Archive for the ‘Time Triads’ category

Alrroya - Resurrecting the dollar

If you are surprised about what happened to the dollar, there might be more to come.

If there was an indicator that could measure change of opinion like change of colour, human beings would have replaced chameleons as the top colour changing creatures. Unfortunately this meter is not very popular. Who would want to know how unstable, mercurial he/she is when it comes to asset classes and their intermediate direction?

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The perfect hedge

Hedging a portfolio is an illusion, because a near perfect hedge delivers more than a risk free return consistently.

Aristotle’s Organon is not to tell readers what is true, but rather to give approaches for how to investigate the truth and how to make sense of the world. The primary tool in Aristotle’s tool kit is the syllogism, a three step argument, such as “All woman are mortal; Cleopatra is a woman; therefore Cleopatra is mortal”.  Aristotle was also the first one to use the term Hedge, explaining a financial innovation used by Thales a philosopher from Miletus and his transaction of Olives.

The first modern organized futures exchange began in 1710 at the Dojima Rice Exchange in Osaka, Japan. John C. Hull, Professor of Derivatives and Risk Management detailed the hedge process in his now famous book on Options, Futures and Other Derivatives.
In the chapter on Hedging with futures he says “Many of the participants in the futures markets are hedgers. Their aim is to use futures markets to reduce a particular risk that they face. Study of hedging using futures contracts is a study of the ways in which hedges can be constructed so that they perform as close to perfect as possible”.

Hull takes two kinds of cases, hedge and forget i.e. there is no readjustment of a hedge position once it is taken. The aim of hedge is to neutralize the risk as much as possible.  Now there is a problem here. The idea of hedge failed for LTCM (Long Term Capital Management), failed in our understanding and calculation of risk. The reason we don’t understand risk may not be the only reason we can’t hedge it. We may also not know how to hedge in the first place.  The near perfect hedge which Hull illustrates in his book should not diverge more than the risk free rate of return. If despite following the hedge steps, the strategy can deliver more than the risk free rate of return, the hedge as John taught us or as the world understands is incorrect.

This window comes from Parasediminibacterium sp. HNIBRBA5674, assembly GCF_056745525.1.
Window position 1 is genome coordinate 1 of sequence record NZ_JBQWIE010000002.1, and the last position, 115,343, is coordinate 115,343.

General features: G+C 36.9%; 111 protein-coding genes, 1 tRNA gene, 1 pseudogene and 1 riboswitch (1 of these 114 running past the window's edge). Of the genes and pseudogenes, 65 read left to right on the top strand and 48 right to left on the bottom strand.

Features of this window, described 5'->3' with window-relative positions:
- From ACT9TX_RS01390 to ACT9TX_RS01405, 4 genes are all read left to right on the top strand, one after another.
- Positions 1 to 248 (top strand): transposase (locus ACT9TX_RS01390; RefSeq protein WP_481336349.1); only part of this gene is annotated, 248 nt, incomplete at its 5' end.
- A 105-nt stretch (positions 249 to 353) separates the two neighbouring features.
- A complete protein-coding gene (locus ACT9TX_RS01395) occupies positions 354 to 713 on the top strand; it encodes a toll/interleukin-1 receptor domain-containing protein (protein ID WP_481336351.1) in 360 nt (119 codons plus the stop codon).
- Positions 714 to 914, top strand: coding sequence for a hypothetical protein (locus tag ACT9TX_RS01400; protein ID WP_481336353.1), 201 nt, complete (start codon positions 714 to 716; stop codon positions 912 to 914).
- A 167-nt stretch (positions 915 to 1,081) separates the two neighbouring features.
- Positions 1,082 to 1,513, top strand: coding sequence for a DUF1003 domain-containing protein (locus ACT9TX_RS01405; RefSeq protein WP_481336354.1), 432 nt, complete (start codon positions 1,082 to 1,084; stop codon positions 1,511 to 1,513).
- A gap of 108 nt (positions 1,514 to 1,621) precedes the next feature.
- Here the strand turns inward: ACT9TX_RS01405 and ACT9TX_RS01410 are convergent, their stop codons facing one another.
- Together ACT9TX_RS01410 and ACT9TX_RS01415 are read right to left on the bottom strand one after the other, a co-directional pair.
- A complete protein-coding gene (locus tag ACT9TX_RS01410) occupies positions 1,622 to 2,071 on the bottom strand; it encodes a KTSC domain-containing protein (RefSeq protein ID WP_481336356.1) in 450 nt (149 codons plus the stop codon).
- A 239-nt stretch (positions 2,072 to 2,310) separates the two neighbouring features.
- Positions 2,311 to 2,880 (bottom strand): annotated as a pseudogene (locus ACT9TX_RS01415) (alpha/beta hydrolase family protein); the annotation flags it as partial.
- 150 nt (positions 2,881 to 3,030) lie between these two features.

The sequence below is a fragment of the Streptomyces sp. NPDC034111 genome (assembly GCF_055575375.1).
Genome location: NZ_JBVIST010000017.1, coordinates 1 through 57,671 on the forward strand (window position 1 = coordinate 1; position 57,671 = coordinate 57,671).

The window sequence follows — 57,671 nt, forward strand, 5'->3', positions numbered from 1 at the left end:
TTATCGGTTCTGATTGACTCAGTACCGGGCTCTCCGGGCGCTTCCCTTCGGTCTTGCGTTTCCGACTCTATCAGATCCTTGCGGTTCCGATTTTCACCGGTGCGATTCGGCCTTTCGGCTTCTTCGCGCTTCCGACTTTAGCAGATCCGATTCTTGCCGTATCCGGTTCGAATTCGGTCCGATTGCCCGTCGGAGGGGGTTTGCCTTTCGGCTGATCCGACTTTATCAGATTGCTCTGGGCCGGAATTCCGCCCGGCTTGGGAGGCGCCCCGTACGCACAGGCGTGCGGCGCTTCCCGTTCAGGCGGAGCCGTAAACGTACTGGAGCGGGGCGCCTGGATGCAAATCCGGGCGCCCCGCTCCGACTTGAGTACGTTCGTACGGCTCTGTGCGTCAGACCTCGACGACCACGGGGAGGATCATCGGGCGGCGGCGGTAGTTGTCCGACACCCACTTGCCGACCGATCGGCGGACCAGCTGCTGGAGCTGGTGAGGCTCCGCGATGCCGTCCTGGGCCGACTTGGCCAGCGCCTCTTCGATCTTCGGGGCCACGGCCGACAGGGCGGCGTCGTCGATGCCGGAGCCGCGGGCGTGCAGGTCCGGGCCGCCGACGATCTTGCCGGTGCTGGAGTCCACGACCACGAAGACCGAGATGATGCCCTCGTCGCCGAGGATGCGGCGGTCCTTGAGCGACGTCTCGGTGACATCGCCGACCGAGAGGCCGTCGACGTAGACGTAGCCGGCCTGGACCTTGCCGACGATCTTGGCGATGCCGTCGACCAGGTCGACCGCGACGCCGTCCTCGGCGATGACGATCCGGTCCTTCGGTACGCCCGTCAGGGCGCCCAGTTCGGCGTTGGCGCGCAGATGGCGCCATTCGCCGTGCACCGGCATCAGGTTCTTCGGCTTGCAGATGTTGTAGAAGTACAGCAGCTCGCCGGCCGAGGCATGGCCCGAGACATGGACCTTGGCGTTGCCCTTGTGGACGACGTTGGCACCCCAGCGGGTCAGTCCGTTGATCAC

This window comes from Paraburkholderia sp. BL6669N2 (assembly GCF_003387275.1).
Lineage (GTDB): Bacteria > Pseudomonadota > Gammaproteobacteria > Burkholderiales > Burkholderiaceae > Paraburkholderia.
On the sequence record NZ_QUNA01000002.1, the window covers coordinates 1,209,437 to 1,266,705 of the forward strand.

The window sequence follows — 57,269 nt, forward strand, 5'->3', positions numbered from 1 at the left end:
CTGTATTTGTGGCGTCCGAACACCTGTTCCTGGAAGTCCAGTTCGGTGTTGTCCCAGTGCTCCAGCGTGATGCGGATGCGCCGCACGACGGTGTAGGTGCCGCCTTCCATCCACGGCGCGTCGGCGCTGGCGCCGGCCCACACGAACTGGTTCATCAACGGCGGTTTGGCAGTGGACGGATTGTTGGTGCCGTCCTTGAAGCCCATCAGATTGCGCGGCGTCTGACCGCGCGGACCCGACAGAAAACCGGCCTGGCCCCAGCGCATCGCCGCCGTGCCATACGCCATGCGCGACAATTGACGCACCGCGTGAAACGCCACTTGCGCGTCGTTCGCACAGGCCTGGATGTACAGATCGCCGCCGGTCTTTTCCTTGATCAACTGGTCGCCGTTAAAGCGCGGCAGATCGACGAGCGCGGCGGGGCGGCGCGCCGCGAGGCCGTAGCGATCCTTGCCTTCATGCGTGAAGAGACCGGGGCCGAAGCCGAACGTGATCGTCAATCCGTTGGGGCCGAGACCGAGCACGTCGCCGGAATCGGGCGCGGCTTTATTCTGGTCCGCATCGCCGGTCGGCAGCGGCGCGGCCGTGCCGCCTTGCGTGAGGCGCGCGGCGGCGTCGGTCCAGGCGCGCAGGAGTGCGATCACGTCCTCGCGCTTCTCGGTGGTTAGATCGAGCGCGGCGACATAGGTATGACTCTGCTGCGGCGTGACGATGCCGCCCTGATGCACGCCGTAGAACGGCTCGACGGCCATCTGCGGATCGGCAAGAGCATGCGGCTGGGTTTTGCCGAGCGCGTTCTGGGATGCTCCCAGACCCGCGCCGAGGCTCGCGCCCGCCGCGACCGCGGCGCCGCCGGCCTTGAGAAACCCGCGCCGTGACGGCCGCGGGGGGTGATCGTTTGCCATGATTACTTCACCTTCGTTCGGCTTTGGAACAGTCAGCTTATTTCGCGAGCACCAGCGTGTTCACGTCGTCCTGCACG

Inefficiency in prices is when it diverts far from notional, theoretical value. While efficiency is when markets finds it value. Performance cycles is about illustrating how markets move from efficiency to inefficiency. The more visible performance cycles get, the more challenged the idea will be. How can you show the market movement from efficiency to inefficiency?

Market technicians have done it for decades. What Orpheus is doing is making the exercise mathematical. We have illustrated cross market cases till now on metals, energy, agro, bonds, global assets, global indices, US sectors, US stocks, CEE indices, Indian stocks and sectors, Romanian markets etc.

Today we are carrying a special case, which conventionally would be considered a near perfect hedge. A perfect hedge has no business of making money and it is tough to build a strategy of making profit from such a situation. We have carried similar cases when we carried pairs between Gold-Silver, Oil-Natural Gas, S&P500-Dow30, but they are still not as perfect as buying spot and selling the future on the same asset. This strategy is executed by an investor who wants to insulate a portfolio from unwarranted loss. At least this is what we have read from John-Hull and all the international finance books. Conventional knowledge gets renewed with time. Time changes everything.

We have illustrated the case where we have bought Nifty BEES and sold Nifty futures (Indian Index and its future). Since we cannot short NIFTY bees we have taken only cases where we can Short Nifty Futures. Since Apr 2008 we have illustrated 4 times when one could have shorted Nifty futures and bought Nifty bees making on average 6% and annualized 88% with an average holding period of 44 days. We have illustrated all the cases below.